PADILLA, DAVID ESEQUIEL

Name: David Esequiel Padilla
Rank/Branch: E3/USMC
Unit: E Company, 3rd Recon Battalion, 3rd Marine Division
Date of Birth: 01 May 1947 (Santa Rosa NM)
Home City of Record: Borger TX
Date of Loss: 18 May 1968
Country of Loss: South Vietnam
Loss Coordinates: 163813N 1064116E (XD800400)
Status (in 1973): Killed/Body Not Recovered
Category: 3
Aircraft/Vehicle/Ground: Ground
Refno: 1180
Other Personnel in Incident: (none missing)

Source: Compiled by Homecoming II Project 30 June 1990 from one or more of
the following: raw data from U.S. Government agency sources, correspondence
with POW/MIA families, published sources, interviews. Updated by the P.O.W.
NETWORK 1998.

REMARKS:

SYNOPSIS: U.S. Marine Corps Lance Corporal David E. Padilla arrived in
Vietnam on May 16, 1967. He had only a short time to serve when he was sent
on a several-day reconnaissance patrol in the Khe Sanh area of Quang Tri
Province, South Vietnam. Padilla was a member of E Company, 3rd Recon
Battalion.

The events of the patrol are cloudy. Several teammembers were killed or
wounded in unspecified action, probably against the NVA 27th Independent
Battalion, which had been observed operating in the Camp Carroll area. One
fellow Marine, wishing more information about Padilla's fate, filed a
Freedom of Information request through the Marine Corps.

The Marine Corps responded that they have no official documents describing
the events of the action, and forwarded a DD Form 1300, Report of Casualty,
containing releasable information on LCPL Padilla. According to the DD Form
1300, Padilla "died 18 May 1968 Quang Tri Province Republic of Vietnam
result multiple wounds to the entire body from hostile mortar fire while on
a reconnaissance patrol."

The Marine was not satisfied, and requested information from the History and
Museums Division of the Department of the Navy. The action chronology of the
3rd Reconnaissance Battalion shows the following statistics (but provides no
details of the actions):

During the month of May, 1968, Company E conducted 36 patrols averaging 3.62
days with an average of 7.53 men per patrol. The patrols made seven [enemy]
sightings for a total of 31 enemy, which resulted in six contacts and five
fire missions of 133 artillery rounds...There was a total of five USMC KIA
[killed in action] and one USN WIA [wounded in action]."

Company E, while operating in the vicinity of XD 8849 (roughly, the Khe Sanh
area), conducted 68 1/2 hours of reconnaissance resulting in one sighting of
five enemy and one contact with approximately 25 enemy. The contact resulted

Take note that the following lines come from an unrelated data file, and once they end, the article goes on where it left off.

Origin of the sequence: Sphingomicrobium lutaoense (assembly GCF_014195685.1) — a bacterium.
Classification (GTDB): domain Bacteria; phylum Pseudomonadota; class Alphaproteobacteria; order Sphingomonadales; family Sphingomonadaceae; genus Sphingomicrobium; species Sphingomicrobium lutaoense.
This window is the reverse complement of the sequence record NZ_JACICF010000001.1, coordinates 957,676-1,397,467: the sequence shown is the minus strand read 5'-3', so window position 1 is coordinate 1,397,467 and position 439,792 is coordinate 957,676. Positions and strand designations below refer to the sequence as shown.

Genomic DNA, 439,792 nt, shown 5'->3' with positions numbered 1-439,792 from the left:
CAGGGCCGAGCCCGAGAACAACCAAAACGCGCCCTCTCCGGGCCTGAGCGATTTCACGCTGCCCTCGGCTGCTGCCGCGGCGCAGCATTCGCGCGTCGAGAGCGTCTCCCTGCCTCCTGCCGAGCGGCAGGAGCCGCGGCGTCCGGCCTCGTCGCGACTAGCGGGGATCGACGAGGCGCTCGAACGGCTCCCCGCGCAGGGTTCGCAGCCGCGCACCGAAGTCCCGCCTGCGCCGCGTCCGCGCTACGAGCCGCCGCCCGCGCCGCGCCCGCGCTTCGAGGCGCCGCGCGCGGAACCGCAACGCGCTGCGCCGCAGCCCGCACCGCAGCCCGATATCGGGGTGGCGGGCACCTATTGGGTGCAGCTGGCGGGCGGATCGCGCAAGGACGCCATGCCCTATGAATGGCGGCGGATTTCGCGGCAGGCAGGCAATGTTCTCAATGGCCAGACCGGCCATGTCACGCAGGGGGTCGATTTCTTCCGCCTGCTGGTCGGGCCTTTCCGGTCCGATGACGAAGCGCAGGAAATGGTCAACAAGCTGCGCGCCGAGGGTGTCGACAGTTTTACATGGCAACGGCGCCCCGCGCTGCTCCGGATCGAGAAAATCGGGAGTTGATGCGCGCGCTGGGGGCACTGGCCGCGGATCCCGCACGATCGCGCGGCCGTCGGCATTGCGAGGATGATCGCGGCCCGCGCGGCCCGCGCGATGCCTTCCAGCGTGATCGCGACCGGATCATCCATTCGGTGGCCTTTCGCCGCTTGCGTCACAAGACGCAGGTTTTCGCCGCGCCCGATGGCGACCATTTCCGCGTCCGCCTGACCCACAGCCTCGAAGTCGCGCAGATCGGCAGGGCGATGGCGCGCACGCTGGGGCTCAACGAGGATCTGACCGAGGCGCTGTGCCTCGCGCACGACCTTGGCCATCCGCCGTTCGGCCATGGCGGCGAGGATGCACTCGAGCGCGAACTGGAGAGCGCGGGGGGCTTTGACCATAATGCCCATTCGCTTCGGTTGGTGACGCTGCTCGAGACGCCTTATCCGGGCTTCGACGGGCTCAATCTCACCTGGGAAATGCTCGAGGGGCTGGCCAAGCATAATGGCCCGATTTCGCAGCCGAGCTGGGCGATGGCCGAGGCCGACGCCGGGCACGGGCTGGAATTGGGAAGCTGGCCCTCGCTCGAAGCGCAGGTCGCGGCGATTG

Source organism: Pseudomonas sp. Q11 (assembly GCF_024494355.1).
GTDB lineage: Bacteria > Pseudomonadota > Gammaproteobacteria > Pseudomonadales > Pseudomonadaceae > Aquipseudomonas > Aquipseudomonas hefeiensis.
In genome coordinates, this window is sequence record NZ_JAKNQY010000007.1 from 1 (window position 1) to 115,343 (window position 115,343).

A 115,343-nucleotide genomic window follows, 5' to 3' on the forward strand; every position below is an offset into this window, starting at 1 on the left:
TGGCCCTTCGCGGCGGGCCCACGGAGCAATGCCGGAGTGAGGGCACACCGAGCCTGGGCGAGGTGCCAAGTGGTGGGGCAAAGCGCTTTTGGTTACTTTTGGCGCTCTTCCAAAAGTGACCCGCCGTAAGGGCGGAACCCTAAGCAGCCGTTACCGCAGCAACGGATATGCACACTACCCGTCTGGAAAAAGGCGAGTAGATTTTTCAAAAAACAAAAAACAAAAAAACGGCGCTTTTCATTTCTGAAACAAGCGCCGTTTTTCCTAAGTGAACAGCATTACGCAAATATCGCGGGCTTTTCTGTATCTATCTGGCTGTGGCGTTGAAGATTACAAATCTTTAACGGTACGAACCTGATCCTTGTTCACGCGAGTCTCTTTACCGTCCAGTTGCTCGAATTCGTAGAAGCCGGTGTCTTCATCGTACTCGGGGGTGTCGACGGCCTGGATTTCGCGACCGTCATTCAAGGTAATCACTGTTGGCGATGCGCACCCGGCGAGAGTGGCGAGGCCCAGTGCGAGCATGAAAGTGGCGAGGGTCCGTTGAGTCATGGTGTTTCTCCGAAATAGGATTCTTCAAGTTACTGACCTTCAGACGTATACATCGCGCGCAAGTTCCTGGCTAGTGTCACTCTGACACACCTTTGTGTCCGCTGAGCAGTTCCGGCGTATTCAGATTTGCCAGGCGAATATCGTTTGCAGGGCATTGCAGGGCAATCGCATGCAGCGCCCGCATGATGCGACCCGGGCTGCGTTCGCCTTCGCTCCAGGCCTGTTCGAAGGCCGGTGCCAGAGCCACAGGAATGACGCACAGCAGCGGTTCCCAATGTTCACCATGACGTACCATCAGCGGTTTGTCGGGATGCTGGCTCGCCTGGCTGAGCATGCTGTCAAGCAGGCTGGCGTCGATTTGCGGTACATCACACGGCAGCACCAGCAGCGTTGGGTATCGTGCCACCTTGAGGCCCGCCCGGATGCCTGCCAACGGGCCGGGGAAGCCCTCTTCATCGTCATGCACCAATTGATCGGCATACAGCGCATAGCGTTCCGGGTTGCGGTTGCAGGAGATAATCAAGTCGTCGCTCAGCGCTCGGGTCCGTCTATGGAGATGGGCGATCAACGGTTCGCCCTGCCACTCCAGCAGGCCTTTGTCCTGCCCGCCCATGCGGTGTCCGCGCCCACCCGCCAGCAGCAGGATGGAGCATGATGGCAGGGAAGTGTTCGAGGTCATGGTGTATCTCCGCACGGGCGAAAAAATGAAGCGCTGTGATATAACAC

in three USMC KIA, two USMC WIA and one USN WIA.

Company E was joined at the 3rd Reconnaissance Battalion Command at Khe Sanh
by Companies A, B, C, D and H & S Company. The combined total number KIA
during the month of May, 1968 from these other companies was one. During the
month of May, Company E had suffered five KIA, over 80% of the combat deaths
of the entire battalion, and the Marines had no records of the actions.

The Marines listed David E. Padilla as killed in action, body not recovered.
He is listed with honor among the missing because no remains were returned
to his country for burial. In death, as in war, David E. Padilla is a
statistic. The Marines did not bother to keep on file the events which
chronicled his last hours on earth.

Families and friends of the missing are continually frustrated in attempts
to learn details of the loss of American servicemen. When records do exist,
they are all-too-frequently classified. Some families have learned they will
have to wait half a century before the records of their loved one are
declassified. Until then, they must wonder and wait.

Tragically, over 10,000 reports relating to Americans prisoner, missing or
unaccounted for in Southeast Asia have been received by the U.S. Government
since 1975. Much of this information is classified, but many officials who
have reviewed it believe hundreds of Americans are still alive, held
captive, today.

If, as U.S. policy seems to indicate, all the men missing in Southeast Asia
are dead, what harm could come by releasing information to their friends and
family? If, on the other hand, Americans are still alive, why hasn't our
government stepped out from behind this "classified curtain" to bring them
home?